Green power project manager to un-electrified informal settlements Reshmi Wolvers
JOHANNESBURG (miningweekly.com) – An organisation which is providing un-electrified informal settlements with clean, green solar power in the Western Cape – in Ubuntu-hearted fashion – has begun to investigate just energy transition opportunities in Mpumalanga, where South Africa’s coal-mining and coal-fired power is facing eventual phase-out.
The organisation, GreenCape, assists businesses, academia and government to overcome investment and job creation challenges in the green economy space, along with its Alternate Service Delivery Unit (ASDU).
ASDU, which has already shown community-intensive Ubuntu-hearted solar-power success on two un-electrified sites occupied by 3 000 informal settlers in Cape Town, is now taking steps to play similar roles in areas such as Mpumalanga that are needing to energy transition to combat climate change, the most pressing issue facing humanity. (Also watch attached Creamer Media video.)
On two informal sites in Cape Town, users of the solar power masterminded by ASDU, pay as little as R50 a month for three internal home lights, phone charging, small direct current appliances such as radios and torches – and they can potentially add a television set to the service bundle as well. All of this is co-designed by the communities themselves.
A process was conducted to understand how much people could afford and how much they were paying for alternatives, for example, R5 for a candle that lasted one night.
In a week, some were paying R35 for candles alone, and still having to pay for paraffin, plus everything else demanded by harsh informal economy living. Currently, 85% of those receiving the solar power are able to pay regularly, a percentage that was far higher pre-Covid.
The solar electricity provision, started by Airports Company South Africa, the owner of the land on which squatters had settled informally, is not a hand-out.
“The communities also have to contribute. They don't have to exchange any money with the service providers. They go to their nearest Shoprite and pay for their monthly allocation as they would for airtime,” ASDU project manager Reshmi Wolvers told Engineering News & Mining Weekly in a Zoom interview.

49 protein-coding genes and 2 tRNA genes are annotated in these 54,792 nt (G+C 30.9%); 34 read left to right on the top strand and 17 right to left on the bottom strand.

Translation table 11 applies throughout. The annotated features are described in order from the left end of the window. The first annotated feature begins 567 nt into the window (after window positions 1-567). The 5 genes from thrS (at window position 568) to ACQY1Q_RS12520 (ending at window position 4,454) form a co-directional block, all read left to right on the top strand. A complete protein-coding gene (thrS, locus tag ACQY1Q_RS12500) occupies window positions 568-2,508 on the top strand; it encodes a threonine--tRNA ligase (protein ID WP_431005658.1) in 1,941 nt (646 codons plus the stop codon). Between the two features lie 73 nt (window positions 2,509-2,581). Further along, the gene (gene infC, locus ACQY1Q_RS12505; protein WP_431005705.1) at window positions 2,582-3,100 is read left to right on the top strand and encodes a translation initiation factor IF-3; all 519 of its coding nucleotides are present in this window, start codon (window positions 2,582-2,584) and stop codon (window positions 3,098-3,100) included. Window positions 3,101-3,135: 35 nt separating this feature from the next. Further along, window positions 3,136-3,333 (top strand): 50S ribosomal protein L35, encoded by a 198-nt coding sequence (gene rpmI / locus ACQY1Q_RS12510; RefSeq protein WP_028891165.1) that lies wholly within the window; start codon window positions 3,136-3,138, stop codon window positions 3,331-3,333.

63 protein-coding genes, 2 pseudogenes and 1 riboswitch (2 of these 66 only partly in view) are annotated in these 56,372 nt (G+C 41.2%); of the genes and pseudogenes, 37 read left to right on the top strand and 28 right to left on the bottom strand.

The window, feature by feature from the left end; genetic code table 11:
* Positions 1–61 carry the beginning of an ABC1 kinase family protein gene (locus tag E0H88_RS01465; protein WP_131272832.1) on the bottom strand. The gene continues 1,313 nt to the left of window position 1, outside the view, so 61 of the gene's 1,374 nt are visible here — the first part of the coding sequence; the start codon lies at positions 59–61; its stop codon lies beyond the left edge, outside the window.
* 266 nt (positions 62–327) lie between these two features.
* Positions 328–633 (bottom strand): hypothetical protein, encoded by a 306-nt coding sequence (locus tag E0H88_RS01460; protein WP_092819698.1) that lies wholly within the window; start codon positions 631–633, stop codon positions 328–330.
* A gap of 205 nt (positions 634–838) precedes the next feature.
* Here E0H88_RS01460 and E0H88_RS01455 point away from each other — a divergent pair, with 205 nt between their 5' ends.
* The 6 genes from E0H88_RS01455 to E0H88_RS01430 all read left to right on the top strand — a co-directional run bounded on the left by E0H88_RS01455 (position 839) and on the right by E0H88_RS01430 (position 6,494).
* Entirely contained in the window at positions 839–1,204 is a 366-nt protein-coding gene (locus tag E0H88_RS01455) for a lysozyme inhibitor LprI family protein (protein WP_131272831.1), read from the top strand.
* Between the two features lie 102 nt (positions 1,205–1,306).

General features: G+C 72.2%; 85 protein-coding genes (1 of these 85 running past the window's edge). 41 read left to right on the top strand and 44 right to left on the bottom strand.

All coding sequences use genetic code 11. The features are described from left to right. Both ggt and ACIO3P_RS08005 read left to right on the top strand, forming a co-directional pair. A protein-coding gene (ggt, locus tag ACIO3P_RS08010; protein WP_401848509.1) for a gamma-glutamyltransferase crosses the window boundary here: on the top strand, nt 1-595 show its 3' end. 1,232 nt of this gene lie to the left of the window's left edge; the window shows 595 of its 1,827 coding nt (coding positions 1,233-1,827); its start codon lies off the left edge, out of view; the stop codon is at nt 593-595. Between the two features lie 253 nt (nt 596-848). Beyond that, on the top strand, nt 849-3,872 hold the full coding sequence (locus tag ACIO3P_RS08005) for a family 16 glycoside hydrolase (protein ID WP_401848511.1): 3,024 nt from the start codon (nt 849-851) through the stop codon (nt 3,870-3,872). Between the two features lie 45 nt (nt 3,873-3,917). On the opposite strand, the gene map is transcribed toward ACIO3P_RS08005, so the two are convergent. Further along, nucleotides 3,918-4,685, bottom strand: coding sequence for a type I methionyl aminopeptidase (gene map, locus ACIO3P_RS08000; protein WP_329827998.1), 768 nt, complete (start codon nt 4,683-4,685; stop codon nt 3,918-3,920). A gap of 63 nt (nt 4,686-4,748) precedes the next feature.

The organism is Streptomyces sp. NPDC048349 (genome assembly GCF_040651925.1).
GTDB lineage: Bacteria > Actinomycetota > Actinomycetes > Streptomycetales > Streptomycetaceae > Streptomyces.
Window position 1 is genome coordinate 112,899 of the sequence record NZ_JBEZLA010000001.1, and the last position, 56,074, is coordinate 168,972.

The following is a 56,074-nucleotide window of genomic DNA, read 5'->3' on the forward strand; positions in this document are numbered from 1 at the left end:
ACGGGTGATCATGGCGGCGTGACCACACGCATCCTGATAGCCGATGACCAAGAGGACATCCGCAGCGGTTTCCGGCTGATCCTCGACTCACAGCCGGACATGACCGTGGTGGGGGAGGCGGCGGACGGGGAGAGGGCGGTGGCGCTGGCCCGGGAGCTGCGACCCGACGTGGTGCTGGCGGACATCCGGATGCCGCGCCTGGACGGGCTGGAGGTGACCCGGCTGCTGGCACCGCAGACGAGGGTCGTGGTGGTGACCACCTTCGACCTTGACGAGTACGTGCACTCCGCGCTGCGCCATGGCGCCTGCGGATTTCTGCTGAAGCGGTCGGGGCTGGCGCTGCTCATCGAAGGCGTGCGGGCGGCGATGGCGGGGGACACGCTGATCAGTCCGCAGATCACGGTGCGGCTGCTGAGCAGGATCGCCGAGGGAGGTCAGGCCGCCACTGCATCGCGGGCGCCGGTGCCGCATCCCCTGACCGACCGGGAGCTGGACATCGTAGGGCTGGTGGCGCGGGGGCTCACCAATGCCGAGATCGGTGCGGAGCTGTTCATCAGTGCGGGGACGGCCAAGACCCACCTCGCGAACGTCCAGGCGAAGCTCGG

GreenCape, into which ASDU fits, is a development agency that is working towards removing the barriers to the growth of a green economy.
It straddles the energy, water and sanitation, waste and circular economy sectors.
From its typical role of assisting businesses, academia and government to overcome investment challenges or to fulfill job creation potential in the green economy space, GreenCape has recently also ventured into the space of remedying poor service delivery from a green economy perspective.
The ASDU is a data-driven, community-led off-grid service delivery unit established to design, facilitate and manage the provision of tailored service models to unserviced or unserviceable communities on behalf of specific stakeholders like private landowners or even municipalities that need help with servicing some of the communities.
“We co-design with these communities to understand what their preference and needs are and then work with them to choose the right intervention including using an alternative approach to energy,” Wolvers explained.
“It’s really a partnership between the funders, service providers and the communities,” she said.
Now ASDU is starting to investigate the just transition in Mpumalanga, where it sees many communities powered by mining companies.
“When the mines leave Mpumalanga and local authorities are unable to step in to take care of them, who will? So, there are really some exciting opportunities to include communities in that just energy transition as well,” said Wolvers, who manages the Mpumalanga energy teams.